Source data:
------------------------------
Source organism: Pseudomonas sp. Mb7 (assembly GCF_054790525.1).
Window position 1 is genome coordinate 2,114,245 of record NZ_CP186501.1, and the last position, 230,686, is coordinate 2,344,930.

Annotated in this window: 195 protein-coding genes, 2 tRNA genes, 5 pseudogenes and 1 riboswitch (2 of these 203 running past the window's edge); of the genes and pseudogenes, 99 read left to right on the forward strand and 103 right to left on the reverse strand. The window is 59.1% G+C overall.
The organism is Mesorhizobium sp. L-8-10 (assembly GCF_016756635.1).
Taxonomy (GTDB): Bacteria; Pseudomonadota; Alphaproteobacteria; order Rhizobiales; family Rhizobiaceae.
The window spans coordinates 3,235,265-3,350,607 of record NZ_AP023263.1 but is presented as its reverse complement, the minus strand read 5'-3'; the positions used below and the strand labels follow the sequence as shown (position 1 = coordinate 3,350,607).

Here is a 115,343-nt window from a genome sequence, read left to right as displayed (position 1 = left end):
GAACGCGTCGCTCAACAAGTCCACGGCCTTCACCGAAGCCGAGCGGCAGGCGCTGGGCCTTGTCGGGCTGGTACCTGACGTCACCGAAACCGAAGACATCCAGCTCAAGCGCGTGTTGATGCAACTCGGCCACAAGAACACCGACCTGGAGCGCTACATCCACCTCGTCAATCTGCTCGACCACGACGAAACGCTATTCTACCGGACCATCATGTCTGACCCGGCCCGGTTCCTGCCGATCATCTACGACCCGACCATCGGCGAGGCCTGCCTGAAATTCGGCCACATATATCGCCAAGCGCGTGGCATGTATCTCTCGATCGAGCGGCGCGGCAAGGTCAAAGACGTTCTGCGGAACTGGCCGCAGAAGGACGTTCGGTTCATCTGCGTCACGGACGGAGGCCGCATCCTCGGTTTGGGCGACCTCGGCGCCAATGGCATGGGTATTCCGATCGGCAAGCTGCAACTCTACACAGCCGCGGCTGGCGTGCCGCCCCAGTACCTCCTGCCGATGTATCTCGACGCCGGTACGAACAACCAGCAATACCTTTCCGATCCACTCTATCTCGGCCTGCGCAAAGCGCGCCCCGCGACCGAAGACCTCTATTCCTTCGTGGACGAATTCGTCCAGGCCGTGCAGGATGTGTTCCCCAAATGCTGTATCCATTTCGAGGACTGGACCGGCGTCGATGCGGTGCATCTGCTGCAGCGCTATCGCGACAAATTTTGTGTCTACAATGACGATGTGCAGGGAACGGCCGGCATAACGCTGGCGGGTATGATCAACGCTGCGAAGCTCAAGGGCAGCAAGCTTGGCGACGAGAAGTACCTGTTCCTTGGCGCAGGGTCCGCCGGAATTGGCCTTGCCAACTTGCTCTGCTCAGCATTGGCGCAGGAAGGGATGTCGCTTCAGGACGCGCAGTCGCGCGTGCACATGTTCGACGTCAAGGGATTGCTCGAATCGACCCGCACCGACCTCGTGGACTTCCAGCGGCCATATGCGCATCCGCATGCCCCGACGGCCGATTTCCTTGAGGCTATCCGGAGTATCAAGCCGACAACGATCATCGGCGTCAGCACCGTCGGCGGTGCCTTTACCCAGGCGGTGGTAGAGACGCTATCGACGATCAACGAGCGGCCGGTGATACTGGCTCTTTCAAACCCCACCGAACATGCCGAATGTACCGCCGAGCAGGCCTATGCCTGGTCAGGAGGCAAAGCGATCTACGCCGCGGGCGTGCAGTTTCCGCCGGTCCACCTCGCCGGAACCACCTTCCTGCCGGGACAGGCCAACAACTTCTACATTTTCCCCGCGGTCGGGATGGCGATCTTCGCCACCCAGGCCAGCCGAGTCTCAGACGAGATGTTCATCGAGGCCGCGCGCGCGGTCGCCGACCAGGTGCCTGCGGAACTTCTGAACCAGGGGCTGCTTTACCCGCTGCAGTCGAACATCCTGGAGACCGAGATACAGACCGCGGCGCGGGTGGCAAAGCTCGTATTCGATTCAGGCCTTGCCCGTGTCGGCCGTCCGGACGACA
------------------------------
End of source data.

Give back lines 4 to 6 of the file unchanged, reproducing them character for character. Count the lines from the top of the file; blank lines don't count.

The organism is Mesorhizobium sp. L-8-10 (assembly GCF_016756635.1).
Taxonomy (GTDB): Bacteria; Pseudomonadota; Alphaproteobacteria; order Rhizobiales; family Rhizobiaceae.
The window spans coordinates 3,235,265-3,350,607 of record NZ_AP023263.1 but is presented as its reverse complement, the minus strand read 5'-3'; the positions used below and the strand labels follow the sequence as shown (position 1 = coordinate 3,350,607).